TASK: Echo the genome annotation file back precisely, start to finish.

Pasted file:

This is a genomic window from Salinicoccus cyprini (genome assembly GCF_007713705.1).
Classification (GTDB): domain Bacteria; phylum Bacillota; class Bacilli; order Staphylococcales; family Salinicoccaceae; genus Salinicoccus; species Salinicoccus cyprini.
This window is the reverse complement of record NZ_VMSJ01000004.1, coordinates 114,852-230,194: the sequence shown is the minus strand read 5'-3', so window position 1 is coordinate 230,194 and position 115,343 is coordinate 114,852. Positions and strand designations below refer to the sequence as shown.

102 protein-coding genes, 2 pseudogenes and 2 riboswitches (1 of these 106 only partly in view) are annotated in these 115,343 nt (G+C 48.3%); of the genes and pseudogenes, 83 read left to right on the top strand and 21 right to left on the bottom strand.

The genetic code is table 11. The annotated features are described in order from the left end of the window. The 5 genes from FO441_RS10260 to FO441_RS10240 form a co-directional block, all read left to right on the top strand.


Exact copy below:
This is a genomic window from Salinicoccus cyprini (genome assembly GCF_007713705.1).
Classification (GTDB): domain Bacteria; phylum Bacillota; class Bacilli; order Staphylococcales; family Salinicoccaceae; genus Salinicoccus; species Salinicoccus cyprini.
This window is the reverse complement of record NZ_VMSJ01000004.1, coordinates 114,852-230,194: the sequence shown is the minus strand read 5'-3', so window position 1 is coordinate 230,194 and position 115,343 is coordinate 114,852. Positions and strand designations below refer to the sequence as shown.

102 protein-coding genes, 2 pseudogenes and 2 riboswitches (1 of these 106 only partly in view) are annotated in these 115,343 nt (G+C 48.3%); of the genes and pseudogenes, 83 read left to right on the top strand and 21 right to left on the bottom strand.

The genetic code is table 11. The annotated features are described in order from the left end of the window. The 5 genes from FO441_RS10260 to FO441_RS10240 form a co-directional block, all read left to right on the top strand.